Heat Networks: Johnson’s “rocket” for his Green Industrial Revolution

green industrial revolution, stephensons rocket
© Ales Utouka

Stephenson’s Rocket was a major driver of the last industrial revolution two hundred years ago – will PM Johnson be able to deliver a similar principle that will be recognised in two hundred years from now?

The “rocket” Johnson may have in mind will be the antipathy of the Stephenson predecessor, which was fuelled by carbon emitting coke that belched black smoke (and carbon) into the atmosphere, allowing goods to be moved around at 30mph. The energy released was applied in many controlled and uncontrolled forms with masses of steam and smoke to add to what must have been a spectacular sight for many who witness history in the making. The evidence is such that the development of Stephenson’s Rocket started a process that defined rail travel for pretty well the entire intervening period to now.

The fuels used by trains have changed dramatically from filthy coke, wood and coal to a cleaner diesel oil, and now the super clean electrified rail network that must have the best green credentials ever. Mind you, it must be said that Stephenson’s creation has stood the test of time given that the Rocket has pride of place in our National Rail Museum. This is all the more interesting and the comparisons between now and then are the images of the long-term that the PM is encouraging us to imagine.

Little did the pioneers of the Industrial Revolution know that their activities would ultimately result in a “Green Industrial Revolution” two hundred years later. If we were to assign a colour code to the Industrial Revolution, it would surely be black to reflect the nature of the fossil fuels that powered northern Europe to what we have in the modern day, and the possible consequences we’re attempting to tackle in our now “Green” Industrial Revolution.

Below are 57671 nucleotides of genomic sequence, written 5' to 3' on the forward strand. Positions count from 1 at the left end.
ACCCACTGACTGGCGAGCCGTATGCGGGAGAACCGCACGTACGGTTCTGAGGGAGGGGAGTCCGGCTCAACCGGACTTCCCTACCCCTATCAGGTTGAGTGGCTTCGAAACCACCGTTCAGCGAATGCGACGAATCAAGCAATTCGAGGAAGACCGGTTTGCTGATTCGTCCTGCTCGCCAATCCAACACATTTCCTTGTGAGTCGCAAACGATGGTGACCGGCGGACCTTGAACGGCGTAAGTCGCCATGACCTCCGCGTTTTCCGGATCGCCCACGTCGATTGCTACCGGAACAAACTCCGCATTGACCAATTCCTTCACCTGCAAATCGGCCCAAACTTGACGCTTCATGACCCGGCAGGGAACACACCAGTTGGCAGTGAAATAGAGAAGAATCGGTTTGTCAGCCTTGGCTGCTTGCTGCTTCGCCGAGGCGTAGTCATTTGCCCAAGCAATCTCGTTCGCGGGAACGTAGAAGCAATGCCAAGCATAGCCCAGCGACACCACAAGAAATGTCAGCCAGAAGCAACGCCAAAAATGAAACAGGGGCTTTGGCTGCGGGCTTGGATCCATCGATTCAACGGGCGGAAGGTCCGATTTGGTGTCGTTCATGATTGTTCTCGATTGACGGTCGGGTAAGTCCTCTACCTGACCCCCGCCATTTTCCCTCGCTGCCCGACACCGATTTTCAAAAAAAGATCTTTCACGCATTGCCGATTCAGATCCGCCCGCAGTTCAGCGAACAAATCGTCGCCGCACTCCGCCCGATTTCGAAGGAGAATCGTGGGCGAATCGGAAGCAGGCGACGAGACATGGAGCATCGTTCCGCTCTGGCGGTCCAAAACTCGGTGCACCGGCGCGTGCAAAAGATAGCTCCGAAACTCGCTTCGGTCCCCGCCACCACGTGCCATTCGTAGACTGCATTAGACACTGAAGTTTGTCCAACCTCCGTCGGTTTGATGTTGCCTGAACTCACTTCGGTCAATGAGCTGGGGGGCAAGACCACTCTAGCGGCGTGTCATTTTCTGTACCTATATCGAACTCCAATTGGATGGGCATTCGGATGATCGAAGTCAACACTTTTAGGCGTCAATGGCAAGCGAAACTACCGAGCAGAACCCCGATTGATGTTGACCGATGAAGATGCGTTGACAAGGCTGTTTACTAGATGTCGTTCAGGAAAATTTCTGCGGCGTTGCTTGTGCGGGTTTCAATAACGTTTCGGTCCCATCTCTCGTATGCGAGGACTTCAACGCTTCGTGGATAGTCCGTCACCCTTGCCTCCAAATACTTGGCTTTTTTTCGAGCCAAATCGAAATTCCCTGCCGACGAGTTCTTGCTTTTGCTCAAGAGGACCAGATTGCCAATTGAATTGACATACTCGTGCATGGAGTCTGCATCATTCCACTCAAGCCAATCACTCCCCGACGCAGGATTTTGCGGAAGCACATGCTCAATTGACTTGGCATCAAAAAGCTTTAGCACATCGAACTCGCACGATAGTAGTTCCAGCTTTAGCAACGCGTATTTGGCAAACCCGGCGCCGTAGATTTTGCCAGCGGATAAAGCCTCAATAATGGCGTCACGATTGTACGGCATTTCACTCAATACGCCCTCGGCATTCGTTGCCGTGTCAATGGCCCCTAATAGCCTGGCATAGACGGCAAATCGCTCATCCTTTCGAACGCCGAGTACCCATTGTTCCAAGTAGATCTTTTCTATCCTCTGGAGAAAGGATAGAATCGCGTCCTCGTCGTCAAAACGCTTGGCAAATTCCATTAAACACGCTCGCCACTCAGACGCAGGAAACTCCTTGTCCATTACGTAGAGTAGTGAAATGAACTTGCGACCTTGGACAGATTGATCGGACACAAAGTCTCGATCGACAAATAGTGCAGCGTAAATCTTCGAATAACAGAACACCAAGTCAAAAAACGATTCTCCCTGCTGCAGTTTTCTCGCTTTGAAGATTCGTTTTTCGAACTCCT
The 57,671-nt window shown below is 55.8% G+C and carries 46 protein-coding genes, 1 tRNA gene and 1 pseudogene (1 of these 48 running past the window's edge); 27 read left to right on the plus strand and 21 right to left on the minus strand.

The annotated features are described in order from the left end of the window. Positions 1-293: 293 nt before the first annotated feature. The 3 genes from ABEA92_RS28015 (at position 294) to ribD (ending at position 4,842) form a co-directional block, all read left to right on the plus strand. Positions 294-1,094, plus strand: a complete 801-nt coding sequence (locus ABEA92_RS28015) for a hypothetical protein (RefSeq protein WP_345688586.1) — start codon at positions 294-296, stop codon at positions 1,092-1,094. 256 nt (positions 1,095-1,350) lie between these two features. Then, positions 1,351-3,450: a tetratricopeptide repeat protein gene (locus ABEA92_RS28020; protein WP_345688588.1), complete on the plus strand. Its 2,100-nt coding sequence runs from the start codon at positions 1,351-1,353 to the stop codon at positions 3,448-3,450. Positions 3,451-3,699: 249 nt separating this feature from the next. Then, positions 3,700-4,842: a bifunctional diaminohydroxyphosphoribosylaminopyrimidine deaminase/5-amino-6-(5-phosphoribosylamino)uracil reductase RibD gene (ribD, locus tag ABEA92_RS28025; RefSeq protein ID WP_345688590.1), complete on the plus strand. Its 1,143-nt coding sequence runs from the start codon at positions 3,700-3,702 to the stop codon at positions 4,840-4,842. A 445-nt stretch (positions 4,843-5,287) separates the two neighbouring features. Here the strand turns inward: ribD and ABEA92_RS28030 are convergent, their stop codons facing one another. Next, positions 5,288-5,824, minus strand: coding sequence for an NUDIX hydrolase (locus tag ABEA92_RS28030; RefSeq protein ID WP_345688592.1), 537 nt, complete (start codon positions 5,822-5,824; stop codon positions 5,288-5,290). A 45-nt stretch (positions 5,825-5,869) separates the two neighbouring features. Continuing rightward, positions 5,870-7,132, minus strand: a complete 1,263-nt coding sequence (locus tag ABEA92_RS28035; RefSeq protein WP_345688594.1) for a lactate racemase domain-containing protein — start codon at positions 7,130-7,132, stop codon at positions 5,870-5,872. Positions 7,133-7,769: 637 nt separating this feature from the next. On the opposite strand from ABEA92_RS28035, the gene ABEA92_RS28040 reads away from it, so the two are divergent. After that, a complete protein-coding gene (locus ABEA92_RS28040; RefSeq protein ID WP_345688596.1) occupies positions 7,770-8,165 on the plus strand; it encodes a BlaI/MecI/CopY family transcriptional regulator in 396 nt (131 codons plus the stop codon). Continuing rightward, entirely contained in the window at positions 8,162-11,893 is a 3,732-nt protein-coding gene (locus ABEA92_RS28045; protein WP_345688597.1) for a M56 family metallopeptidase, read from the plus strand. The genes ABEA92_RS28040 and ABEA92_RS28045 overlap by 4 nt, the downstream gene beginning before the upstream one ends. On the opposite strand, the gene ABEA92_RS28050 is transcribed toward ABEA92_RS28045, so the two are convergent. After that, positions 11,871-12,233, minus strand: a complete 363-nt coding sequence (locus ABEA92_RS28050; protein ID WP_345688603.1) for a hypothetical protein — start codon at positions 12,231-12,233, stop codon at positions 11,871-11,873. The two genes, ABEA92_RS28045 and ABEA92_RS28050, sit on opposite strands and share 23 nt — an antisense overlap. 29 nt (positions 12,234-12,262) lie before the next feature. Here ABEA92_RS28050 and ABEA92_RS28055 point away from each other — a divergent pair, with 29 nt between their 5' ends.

Our PM presented a 10-point plan on 18th November 2020, from isolation within No 10, that listed what seems to be a wholesale commitment to deliver our 2050 Net Zero objectives at breakneck speed. It was also described as a “government reset” following the departure of Dominic Cummings and his ilk, who for whatever reason felt it was time to move on. Perhaps this was viewed as just a bit too much?

There is little in the 10-point plan that is viewed as unassailable. There is the objective of installing 600,000 heat pumps each year from now to 2028 – that is over 4m heat pumps installed from next year for the next 7 years. There are plans for carbon capture, a town heated by hydrogen, and a target to generate enough wind power to supply every home by 2030. The ambitions are unlimited – are the challenges being thrown out to us realistic? Are we able to train people and manufacture the technology to meet these deadlines or will it prove just a bit too ambitious?

We do know one thing and that’s the need for us to start moving on the 2050 agenda. The Net Zero principle (the UK committed to this on 27th June 2019) is a relatively new commitment but does succinctly sum up what we need to do. We have no choice if we are to slow down and attempt to reverse the effects of carbon emissions on the planet.

The answer to all this will be the innovation – see point 10 on Johnson’s list – that we are able to bring to the table. Typically, in the housing sector it is recognised that some 40% of carbon emissions originate from heating our homes. This is huge and theoretically every person can influence the success of Net Zero. We cannot simply stop heating our homes and shiver away for the duration of the winter longing for summer to arrive. The technologies we are currently developing will hold the key to this accelerated Net Zero target. So, what is it that we already have that possibly holds the key to the short term, whilst we wait for the ground-breaking revolutionary solution to hit the deck?